"Alot" of idling is relative to where you live, but you dont have to live in a big city to know it is wasteful. I try to minimize my idling by picking my routes carefully, timing traffic lights (if you travel the same route everyday, you can learn the lights like the back of your hand).

www.cleanmpg.com did a review on the 2008 Yukon Hybrid, I gives a small taste of what the hybrid is capable of in heavy traffic.


Frank is right if you want the best MPG in a pickup want tell the 3.5L EB engine from ford comes out !! It would put this chevy to shame!!

The idea of the Silverado Hybrid was simply to be the first to the market. I wouldn't be surprised if the other makers follow suit soon.

Regarding the 3.5 ecoboost, I don't expect the EPA rating to be that much better than the 5.3, mainly because the EPA is rather agressive (just like most drivers) BUT, The potential to hypermile with the 3.5 EB is great! If chevy doesn't get on the ball and update their engine line-up, Ford's 3.7v6, 5.0, & 3.5 EB are looking really good!! Brand loyalty only goes so far, Chevy needs to keep up.

Ford will be the new MPG KING.

Ford will be the King of blown head gaskets. LOL.

@David - excellent posts. People's driving habits have a huge effect on MPG.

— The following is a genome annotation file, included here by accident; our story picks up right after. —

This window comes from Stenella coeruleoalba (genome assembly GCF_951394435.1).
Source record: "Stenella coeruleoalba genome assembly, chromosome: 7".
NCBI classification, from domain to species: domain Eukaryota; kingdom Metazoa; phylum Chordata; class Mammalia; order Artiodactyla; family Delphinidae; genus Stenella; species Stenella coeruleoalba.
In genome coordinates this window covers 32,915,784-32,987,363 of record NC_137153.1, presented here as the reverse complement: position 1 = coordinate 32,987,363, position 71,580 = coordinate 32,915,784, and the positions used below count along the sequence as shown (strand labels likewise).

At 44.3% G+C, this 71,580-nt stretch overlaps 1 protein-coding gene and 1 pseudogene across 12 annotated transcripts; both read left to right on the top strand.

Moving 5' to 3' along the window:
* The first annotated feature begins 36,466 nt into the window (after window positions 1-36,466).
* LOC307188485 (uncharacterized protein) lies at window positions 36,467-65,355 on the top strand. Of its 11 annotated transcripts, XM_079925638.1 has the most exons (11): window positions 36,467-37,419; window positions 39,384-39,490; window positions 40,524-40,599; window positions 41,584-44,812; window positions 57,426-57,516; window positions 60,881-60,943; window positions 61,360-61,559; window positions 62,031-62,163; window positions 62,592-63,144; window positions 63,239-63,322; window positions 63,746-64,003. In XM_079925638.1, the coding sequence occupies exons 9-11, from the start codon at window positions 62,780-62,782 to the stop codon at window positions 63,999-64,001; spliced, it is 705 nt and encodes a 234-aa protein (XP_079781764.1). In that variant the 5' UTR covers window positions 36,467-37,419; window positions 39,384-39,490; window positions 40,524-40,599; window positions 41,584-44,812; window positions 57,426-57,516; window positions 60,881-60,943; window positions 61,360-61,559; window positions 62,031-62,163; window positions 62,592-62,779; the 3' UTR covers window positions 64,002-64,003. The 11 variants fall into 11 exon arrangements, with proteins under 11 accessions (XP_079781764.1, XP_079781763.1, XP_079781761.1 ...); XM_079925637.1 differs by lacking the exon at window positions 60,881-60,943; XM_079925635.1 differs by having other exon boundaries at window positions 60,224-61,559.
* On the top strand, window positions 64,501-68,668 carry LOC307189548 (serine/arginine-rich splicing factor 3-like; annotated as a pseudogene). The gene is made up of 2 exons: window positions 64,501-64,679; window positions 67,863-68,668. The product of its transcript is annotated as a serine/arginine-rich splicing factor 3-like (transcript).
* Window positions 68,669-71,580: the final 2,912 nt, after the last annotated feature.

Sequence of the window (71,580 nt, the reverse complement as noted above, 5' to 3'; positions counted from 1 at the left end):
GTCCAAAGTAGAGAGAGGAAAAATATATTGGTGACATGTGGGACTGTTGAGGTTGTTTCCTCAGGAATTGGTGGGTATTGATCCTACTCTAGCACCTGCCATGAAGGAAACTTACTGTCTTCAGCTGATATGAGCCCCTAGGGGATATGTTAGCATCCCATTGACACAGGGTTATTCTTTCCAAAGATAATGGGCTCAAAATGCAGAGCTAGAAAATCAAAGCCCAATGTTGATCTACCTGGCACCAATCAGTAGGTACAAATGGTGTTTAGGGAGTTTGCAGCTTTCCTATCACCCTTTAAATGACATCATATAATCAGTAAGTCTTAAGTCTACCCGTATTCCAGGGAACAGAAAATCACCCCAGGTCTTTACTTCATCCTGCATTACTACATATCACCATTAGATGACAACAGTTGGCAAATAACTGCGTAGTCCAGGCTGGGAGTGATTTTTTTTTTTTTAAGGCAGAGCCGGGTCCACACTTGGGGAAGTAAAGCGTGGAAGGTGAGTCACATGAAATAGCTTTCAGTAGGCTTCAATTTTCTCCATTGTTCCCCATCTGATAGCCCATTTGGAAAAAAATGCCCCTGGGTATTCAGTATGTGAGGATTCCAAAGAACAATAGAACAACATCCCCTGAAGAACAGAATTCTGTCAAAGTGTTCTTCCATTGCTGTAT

I was reading through the post on Ford hitting the 800 lb/ft mark. One of the guys commented that the reason why everyone is making these high powered diesels is so people can drive at high speeds pulling a load.
I agree.
Commercial truckers use their heads and plan ahead for steep grades etc. Civilian drivers tend to lumber along without thinking ahead.They mash the pedal expecting the vehicle to compensate for their lack of skill. I see this time and time again at traffic lights and on-ramps.
HD pickup capacity is at the point where unskilled drivers are going to start killing people.
Tourist season is real scary when you get 80 yr. olds in geyhound bus sized motorhomes pulling large trailers. These same guys think they can run these things down gravel roads.

@ Lou

Now lets go from the Ford SuperDuty to 1/2 ton diesels. I dont need gobs of power to haul ass, Just give me the power I need to haul consistantly/safely/reliably.


The link goes to an article that a few years old. It talks about the "New" GM 2.9 diesel for a cadillac CTS. The engine has long been canceled. Now if the 2.9 was still around, why would i need the 4.5L diesel when the 2.9L would have made 250hp and 400ft/lb of torque??

My point? Instead of concentrating on how to squeeze more and more torque out of a diesel engine, keep the torque the same but find ways to make the engine smaller and more efficient. IE, GM's 2.9 diesel.

@ David - 2.9L diesel pickup. Doesn't sound very manly to me ;) There lies the problem!